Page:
Term 1 Theory Lessons & Quiz
4 Time Signatures
We know that the beat is the steady speed of the music. Pulse is the way that the beats are organized according to a pattern of strong beats. A good thing about most music is that it's very predictable. A piece of music usually only has one speed and the pulse stays the same throughout the entire piece. Of course, there are always exceptions to this, but let's keep things simple for now.
A time signature is a musical marking that tells a musician in one glance what the beat and pulse of the music will be. It is written right at the beginning of the piece, directly after the clef on the staff.
The most common time signature is called "four-four." It's so common, in fact, that we sometimes call it common time. It looks like this. It's sort of like a fraction, except there is no line between the top and bottom number.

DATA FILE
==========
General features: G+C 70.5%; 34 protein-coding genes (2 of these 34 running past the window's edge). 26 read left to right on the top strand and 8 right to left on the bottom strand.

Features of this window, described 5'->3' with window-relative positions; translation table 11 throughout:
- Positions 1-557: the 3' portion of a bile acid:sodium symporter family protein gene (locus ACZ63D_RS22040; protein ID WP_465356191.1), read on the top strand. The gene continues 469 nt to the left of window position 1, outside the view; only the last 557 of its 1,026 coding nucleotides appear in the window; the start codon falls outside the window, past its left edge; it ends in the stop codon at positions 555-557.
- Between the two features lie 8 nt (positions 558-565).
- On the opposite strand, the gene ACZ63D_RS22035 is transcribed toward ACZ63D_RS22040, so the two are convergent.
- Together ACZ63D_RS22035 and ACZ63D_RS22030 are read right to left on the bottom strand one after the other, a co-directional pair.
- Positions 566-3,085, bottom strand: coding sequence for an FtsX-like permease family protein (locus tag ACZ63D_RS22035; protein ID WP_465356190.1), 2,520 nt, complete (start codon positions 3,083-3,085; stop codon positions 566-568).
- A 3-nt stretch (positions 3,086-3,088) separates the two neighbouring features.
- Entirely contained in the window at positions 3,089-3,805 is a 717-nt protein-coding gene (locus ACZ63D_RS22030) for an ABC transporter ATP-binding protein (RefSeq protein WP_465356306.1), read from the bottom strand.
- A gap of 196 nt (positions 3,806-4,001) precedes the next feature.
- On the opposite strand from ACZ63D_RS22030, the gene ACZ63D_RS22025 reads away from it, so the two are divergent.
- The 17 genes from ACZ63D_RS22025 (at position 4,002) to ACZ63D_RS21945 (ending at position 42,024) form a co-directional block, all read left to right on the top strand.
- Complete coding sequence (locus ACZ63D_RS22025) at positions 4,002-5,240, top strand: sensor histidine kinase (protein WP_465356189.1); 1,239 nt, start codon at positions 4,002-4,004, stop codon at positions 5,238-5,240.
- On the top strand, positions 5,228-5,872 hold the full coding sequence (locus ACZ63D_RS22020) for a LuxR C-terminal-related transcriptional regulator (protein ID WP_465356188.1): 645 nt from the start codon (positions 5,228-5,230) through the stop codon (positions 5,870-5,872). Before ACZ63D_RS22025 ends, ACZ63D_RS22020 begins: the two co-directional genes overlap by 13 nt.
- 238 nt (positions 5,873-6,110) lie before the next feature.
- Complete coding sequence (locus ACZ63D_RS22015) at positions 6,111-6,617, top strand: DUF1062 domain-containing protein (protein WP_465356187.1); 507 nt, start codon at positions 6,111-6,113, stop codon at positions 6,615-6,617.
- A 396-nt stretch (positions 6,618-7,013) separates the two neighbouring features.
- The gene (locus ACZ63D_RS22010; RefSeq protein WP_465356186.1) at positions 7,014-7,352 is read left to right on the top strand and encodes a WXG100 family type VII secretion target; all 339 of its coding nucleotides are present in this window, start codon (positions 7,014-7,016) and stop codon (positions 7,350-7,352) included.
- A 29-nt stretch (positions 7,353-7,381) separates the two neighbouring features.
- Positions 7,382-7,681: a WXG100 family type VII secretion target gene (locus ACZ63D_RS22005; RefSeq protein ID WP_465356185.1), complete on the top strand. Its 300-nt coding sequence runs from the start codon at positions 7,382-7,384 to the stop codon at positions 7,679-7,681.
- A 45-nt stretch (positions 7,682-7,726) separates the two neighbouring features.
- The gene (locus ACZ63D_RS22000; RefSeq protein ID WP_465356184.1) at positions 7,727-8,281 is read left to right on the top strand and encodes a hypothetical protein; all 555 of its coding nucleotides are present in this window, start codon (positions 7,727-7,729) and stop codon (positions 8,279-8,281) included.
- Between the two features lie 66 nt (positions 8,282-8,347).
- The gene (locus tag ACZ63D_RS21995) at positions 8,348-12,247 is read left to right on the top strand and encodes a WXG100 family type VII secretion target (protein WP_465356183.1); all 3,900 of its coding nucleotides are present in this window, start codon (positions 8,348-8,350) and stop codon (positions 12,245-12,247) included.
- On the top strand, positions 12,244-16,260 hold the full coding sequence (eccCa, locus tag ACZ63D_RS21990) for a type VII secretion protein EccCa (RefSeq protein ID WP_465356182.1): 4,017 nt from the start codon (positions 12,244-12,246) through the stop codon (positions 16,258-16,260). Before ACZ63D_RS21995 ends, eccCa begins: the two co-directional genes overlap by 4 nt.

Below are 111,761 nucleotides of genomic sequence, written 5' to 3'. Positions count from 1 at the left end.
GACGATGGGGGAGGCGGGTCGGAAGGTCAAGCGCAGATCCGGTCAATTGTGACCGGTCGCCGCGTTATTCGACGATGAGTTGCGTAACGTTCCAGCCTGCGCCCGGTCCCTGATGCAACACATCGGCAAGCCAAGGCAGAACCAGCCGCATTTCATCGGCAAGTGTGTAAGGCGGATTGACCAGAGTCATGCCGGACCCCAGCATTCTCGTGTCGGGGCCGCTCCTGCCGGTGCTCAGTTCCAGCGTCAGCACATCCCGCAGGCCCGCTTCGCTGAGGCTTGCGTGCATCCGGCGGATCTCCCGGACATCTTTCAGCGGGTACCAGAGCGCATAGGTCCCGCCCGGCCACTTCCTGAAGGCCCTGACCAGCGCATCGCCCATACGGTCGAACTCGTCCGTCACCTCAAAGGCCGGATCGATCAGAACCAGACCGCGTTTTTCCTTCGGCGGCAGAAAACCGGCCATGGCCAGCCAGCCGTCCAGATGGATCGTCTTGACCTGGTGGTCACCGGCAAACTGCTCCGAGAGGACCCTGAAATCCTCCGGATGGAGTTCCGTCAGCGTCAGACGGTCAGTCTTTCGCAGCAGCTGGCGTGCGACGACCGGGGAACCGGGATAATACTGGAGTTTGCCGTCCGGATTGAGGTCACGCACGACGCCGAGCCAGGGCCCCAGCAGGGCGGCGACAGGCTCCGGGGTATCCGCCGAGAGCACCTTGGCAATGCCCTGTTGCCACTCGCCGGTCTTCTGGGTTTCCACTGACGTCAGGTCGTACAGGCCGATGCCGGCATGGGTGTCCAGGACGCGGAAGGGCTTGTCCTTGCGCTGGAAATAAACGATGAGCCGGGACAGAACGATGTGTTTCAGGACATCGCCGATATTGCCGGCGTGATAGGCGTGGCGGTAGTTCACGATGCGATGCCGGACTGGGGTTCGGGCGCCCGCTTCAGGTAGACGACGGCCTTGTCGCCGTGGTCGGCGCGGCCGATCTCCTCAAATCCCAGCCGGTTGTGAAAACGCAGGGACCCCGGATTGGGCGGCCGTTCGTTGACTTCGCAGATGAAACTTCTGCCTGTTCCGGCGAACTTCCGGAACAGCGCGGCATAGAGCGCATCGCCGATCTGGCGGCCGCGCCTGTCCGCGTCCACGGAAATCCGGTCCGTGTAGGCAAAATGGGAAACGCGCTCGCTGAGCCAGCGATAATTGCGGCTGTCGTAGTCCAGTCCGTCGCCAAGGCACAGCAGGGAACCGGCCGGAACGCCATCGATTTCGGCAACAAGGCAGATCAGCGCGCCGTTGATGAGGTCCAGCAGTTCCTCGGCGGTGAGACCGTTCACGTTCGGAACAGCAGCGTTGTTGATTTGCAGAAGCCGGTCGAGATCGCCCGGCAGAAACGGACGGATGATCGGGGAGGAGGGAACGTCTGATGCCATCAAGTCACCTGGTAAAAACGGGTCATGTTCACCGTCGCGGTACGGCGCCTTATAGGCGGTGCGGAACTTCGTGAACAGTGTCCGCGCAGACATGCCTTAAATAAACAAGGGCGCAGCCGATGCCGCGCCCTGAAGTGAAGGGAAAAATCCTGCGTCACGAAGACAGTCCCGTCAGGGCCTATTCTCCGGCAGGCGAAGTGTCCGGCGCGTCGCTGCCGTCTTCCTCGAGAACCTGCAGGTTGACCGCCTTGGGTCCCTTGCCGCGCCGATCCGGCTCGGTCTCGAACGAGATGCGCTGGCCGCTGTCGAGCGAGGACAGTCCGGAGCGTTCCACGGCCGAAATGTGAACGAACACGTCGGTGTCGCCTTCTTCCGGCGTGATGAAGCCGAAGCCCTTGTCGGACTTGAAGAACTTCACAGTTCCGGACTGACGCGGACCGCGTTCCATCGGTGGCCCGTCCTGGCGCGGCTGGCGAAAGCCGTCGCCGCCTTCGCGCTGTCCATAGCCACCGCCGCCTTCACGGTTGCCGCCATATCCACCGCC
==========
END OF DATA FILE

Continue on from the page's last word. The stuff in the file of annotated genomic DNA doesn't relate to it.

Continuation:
The top number tells us how many beats there are in each measure.
The bottom number tells us what kind of note represents the beat.
In this example, the bottom number is 4. That means that a quarter note will receive one beat.
The top number is 4, so that means each measure will contain 4 beats. However, this doesn't necessarily mean it will have only 4 notes in it. A whole note is worth 4 beats, so the measure could be filled up with only 1 whole note. If there are eighth or sixteenth notes involved, the measure could contain many notes indeed. Ultimately, they all need to add up to 4 beats in total.
Common time can also be shown with a C instead of the numbers.
Other Time Signatures
There are many different time signatures. Some you will see more often than others. These are two other common time signatures that you might encounter.
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